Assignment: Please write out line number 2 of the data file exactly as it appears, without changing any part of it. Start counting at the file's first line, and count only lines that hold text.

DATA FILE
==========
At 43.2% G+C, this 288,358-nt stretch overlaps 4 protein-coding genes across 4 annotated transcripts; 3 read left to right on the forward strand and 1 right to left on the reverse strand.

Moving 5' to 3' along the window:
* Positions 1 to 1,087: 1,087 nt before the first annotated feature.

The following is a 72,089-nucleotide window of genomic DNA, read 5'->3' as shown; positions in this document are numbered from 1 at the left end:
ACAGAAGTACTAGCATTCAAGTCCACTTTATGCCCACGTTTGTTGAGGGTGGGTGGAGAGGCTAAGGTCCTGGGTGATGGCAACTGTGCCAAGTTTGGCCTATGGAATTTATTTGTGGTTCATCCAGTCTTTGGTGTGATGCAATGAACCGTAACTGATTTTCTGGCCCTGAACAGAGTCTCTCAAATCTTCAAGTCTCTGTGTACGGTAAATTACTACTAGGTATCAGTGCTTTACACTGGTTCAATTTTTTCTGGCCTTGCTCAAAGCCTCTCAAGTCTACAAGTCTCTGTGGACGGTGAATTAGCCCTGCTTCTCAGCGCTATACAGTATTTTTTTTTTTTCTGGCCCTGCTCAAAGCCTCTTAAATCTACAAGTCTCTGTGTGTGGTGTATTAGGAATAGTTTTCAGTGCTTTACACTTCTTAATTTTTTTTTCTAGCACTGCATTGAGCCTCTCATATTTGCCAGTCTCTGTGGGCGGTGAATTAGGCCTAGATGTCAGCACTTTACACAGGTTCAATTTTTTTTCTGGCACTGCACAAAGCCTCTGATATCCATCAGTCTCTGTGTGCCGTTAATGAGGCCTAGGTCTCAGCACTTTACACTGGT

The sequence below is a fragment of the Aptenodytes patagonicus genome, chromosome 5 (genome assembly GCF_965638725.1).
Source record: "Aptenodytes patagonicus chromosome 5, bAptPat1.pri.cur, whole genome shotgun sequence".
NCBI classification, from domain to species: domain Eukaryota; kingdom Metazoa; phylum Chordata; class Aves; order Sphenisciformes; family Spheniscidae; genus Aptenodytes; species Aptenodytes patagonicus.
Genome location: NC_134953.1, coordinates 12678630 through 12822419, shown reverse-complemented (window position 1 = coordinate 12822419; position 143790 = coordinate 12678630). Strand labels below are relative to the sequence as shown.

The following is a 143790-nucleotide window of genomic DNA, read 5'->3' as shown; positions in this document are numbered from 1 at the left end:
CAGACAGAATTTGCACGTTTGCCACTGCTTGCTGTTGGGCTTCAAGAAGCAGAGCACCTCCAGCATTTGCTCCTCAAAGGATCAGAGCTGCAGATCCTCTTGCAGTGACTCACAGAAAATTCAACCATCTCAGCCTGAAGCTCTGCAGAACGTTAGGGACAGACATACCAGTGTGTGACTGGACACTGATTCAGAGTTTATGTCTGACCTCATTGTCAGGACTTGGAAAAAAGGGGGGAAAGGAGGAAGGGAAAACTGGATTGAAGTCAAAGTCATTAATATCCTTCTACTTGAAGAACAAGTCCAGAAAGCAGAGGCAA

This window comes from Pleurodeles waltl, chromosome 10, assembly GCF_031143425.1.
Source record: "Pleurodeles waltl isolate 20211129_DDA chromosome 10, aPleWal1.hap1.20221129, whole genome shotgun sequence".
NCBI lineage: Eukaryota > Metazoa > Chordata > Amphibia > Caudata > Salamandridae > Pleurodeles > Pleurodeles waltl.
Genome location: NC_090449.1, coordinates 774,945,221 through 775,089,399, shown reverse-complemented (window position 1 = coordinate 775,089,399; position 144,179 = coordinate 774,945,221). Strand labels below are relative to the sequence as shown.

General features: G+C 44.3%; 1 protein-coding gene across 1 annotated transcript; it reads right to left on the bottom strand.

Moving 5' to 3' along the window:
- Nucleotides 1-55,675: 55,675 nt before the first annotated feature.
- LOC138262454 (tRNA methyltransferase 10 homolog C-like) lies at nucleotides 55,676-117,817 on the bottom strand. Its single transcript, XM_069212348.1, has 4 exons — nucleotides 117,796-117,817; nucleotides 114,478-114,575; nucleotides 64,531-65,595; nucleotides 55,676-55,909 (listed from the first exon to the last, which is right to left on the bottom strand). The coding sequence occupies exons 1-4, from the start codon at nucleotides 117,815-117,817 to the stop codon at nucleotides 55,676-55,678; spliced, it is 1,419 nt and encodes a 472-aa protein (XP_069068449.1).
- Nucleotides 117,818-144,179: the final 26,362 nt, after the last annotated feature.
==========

Moving 5' to 3' along the window: